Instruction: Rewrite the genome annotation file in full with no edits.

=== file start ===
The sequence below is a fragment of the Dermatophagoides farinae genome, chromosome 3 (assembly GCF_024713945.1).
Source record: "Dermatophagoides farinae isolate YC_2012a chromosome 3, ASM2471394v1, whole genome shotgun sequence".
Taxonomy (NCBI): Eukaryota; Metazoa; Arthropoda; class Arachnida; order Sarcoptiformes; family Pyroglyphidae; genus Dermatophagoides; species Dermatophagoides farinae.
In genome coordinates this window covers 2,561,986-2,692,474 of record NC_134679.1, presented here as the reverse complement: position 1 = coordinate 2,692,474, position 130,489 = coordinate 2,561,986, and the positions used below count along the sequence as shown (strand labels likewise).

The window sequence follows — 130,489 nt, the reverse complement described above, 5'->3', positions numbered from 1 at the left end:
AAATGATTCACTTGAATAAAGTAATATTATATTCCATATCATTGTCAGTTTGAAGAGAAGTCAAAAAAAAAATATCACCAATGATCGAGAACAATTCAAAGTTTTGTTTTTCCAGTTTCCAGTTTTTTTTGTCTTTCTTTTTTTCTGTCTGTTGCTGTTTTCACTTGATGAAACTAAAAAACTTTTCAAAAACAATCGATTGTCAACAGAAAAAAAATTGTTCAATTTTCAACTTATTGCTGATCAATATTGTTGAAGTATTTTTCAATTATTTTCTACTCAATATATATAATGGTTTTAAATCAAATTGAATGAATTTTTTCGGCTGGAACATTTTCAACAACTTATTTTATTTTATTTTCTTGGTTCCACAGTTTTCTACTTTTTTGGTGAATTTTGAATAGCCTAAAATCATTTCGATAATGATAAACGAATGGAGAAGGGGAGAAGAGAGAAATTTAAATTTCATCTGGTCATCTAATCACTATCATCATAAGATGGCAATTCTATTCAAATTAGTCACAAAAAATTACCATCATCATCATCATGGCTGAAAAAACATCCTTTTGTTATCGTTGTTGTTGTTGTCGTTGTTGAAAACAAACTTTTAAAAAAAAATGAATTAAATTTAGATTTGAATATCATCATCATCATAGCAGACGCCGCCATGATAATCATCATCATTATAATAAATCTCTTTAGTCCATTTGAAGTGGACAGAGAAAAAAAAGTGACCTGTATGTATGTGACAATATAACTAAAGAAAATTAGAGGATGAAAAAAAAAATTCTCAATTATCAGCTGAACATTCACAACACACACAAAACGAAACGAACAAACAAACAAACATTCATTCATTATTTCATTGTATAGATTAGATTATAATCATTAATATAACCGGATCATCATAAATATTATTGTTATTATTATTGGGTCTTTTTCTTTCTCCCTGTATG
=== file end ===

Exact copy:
The sequence below is a fragment of the Dermatophagoides farinae genome, chromosome 3 (assembly GCF_024713945.1).
Source record: "Dermatophagoides farinae isolate YC_2012a chromosome 3, ASM2471394v1, whole genome shotgun sequence".
Taxonomy (NCBI): Eukaryota; Metazoa; Arthropoda; class Arachnida; order Sarcoptiformes; family Pyroglyphidae; genus Dermatophagoides; species Dermatophagoides farinae.
In genome coordinates this window covers 2,561,986-2,692,474 of record NC_134679.1, presented here as the reverse complement: position 1 = coordinate 2,692,474, position 130,489 = coordinate 2,561,986, and the positions used below count along the sequence as shown (strand labels likewise).

The window sequence follows — 130,489 nt, the reverse complement described above, 5'->3', positions numbered from 1 at the left end:
AAATGATTCACTTGAATAAAGTAATATTATATTCCATATCATTGTCAGTTTGAAGAGAAGTCAAAAAAAAAATATCACCAATGATCGAGAACAATTCAAAGTTTTGTTTTTCCAGTTTCCAGTTTTTTTTGTCTTTCTTTTTTTCTGTCTGTTGCTGTTTTCACTTGATGAAACTAAAAAACTTTTCAAAAACAATCGATTGTCAACAGAAAAAAAATTGTTCAATTTTCAACTTATTGCTGATCAATATTGTTGAAGTATTTTTCAATTATTTTCTACTCAATATATATAATGGTTTTAAATCAAATTGAATGAATTTTTTCGGCTGGAACATTTTCAACAACTTATTTTATTTTATTTTCTTGGTTCCACAGTTTTCTACTTTTTTGGTGAATTTTGAATAGCCTAAAATCATTTCGATAATGATAAACGAATGGAGAAGGGGAGAAGAGAGAAATTTAAATTTCATCTGGTCATCTAATCACTATCATCATAAGATGGCAATTCTATTCAAATTAGTCACAAAAAATTACCATCATCATCATCATGGCTGAAAAAACATCCTTTTGTTATCGTTGTTGTTGTTGTCGTTGTTGAAAACAAACTTTTAAAAAAAAATGAATTAAATTTAGATTTGAATATCATCATCATCATAGCAGACGCCGCCATGATAATCATCATCATTATAATAAATCTCTTTAGTCCATTTGAAGTGGACAGAGAAAAAAAAGTGACCTGTATGTATGTGACAATATAACTAAAGAAAATTAGAGGATGAAAAAAAAAATTCTCAATTATCAGCTGAACATTCACAACACACACAAAACGAAACGAACAAACAAACAAACATTCATTCATTATTTCATTGTATAGATTAGATTATAATCATTAATATAACCGGATCATCATAAATATTATTGTTATTATTATTGGGTCTTTTTCTTTCTCCCTGTATG